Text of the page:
What to expect from Q3 US airline earnings
Below are some common themes to keep an eye on this week.
Capacity and demand
Capacity continues to steadily recover as the airline industry and travel bounces back from the pandemic. Delta Air Lines, which reported quarterly results covering the three months to the end of September last week, saw the airline return to profit for the first time since the pandemic began as capacity rose to 71% of 2019 levels in the period from just 44% in the previous quarter, and said this should rise to 80% in the last three months of 2021. Below is what each airline is targeting in terms of capacity in the third quarter:
- United Airlines has said capacity will be down around 26% versus 2019 levels.
- American Airlines has said capacity will be 15% to 20% below 2019 levels
- Southwest Airlines has said capacity will recover to comparable levels seen in 2019.
Domestic leisure travel continues to lead the recovery, with business travel bouncing back at a much slower rate, while international travel remains subdued due to international travel restrictions.
Fuel prices and costs
Airlines are facing increased costs as they gradually bring capacity back online, which threatens their ability to generate a profit in the current climate. One of the biggest increases in costs has come from fuel, with costs expected to rise by hundreds of millions of dollars over the coming quarters following the surge in oil prices. For example, Southwest Airlines has warned fuel costs per gallon will be between $2.05 to $2.15 in the third and fourth quarters from just $1.92 in the second.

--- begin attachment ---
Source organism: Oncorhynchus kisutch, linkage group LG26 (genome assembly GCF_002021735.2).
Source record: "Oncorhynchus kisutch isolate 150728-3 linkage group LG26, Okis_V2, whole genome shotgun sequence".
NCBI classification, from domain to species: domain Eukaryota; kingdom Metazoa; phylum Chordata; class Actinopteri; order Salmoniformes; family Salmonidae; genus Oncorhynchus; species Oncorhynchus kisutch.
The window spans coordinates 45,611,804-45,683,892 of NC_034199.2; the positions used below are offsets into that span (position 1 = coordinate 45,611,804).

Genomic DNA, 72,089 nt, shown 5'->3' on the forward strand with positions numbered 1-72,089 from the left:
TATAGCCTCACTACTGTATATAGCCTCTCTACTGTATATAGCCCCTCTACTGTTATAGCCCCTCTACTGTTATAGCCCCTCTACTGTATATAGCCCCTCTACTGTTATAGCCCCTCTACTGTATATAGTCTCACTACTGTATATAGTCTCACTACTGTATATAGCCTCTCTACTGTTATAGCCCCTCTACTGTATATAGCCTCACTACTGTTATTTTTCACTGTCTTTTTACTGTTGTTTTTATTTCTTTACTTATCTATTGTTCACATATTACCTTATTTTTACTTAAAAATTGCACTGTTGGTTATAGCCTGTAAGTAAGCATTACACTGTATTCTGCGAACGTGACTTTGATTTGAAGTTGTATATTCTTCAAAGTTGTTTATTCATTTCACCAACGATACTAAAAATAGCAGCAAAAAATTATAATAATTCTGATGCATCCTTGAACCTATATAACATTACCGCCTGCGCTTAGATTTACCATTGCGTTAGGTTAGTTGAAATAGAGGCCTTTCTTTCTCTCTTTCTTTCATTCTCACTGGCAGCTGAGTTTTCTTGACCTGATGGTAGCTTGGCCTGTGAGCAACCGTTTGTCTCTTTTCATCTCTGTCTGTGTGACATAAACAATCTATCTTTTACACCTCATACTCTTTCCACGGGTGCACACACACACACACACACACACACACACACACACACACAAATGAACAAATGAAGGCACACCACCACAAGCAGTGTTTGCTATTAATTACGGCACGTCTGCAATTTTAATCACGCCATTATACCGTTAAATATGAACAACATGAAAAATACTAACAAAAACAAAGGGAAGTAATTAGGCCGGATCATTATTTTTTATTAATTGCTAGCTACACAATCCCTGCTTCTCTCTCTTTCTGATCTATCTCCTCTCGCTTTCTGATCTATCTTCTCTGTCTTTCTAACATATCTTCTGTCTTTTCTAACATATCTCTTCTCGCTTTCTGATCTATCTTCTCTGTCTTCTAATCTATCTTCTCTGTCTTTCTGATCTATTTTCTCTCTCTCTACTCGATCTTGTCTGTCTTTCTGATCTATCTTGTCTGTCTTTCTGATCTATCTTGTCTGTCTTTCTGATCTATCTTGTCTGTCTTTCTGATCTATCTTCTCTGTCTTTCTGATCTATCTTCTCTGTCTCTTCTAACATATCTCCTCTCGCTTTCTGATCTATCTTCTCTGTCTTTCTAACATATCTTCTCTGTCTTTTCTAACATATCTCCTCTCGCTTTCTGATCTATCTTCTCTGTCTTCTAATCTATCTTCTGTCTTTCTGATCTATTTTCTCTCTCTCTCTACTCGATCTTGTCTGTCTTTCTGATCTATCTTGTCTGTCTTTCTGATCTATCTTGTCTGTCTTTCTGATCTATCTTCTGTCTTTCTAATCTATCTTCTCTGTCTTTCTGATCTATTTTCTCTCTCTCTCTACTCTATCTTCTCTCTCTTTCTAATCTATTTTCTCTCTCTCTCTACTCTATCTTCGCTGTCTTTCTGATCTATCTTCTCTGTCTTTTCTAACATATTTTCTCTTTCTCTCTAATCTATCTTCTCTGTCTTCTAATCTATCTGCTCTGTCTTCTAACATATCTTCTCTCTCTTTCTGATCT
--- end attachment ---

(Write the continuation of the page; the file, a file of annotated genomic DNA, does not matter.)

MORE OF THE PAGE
In normal times, higher fuel costs would typically be passed on to consumers in the form of higher prices. But airlines are fighting for customers and already operating at lower-than-usual capacity, meaning it is much harder to pass on costs and stimulate the market at the same time. Plus, the use of hedging strategies has partly unwound this year after many airlines were stung last year, when many had ordered fuel at a price well above the spot.
A return to normal pre-pandemic levels of activity is not expected until 2023 at the earliest, but capacity and demand should both continue to steadily improve going forward. The fact the US plans to open up international travel for all vaccinated passengers from November 8 underpins the industry’s prospects, and this should help buoy the outlook heading into the fourth quarter and into 2022.